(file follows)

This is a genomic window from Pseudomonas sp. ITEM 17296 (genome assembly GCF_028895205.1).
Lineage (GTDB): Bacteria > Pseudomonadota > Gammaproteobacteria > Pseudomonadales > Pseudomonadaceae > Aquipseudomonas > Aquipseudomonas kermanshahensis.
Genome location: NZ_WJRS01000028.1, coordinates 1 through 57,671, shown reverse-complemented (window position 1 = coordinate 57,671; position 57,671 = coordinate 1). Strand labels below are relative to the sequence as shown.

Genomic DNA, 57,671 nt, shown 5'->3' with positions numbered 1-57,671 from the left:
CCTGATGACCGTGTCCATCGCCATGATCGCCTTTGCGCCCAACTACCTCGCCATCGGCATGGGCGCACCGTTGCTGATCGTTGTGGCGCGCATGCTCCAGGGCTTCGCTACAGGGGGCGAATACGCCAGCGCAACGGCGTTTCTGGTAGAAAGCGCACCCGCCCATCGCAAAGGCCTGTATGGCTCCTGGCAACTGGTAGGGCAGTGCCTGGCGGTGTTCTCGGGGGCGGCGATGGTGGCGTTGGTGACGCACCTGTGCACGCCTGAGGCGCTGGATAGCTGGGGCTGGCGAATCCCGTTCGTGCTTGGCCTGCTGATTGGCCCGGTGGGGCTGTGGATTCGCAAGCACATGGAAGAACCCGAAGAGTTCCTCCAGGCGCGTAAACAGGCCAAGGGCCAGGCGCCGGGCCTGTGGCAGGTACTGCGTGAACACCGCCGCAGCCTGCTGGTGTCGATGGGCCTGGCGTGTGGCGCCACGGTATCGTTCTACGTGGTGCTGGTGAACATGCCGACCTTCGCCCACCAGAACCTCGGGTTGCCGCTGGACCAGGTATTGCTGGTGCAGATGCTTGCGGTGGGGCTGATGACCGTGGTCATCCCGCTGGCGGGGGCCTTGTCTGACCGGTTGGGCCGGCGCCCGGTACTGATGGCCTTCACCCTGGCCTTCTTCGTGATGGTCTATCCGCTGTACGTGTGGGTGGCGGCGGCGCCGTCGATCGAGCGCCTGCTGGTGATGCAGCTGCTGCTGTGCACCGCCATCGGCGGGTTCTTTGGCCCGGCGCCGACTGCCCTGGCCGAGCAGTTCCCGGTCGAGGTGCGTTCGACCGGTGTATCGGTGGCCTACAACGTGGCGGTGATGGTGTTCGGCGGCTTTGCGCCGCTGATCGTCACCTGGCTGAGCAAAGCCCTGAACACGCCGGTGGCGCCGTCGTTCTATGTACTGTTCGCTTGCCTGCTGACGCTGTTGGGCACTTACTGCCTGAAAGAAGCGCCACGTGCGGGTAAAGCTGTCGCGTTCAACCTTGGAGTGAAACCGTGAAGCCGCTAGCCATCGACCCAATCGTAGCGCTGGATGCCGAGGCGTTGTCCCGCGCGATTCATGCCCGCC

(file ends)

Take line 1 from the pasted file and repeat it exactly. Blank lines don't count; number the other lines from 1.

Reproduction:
This is a genomic window from Pseudomonas sp. ITEM 17296 (genome assembly GCF_028895205.1).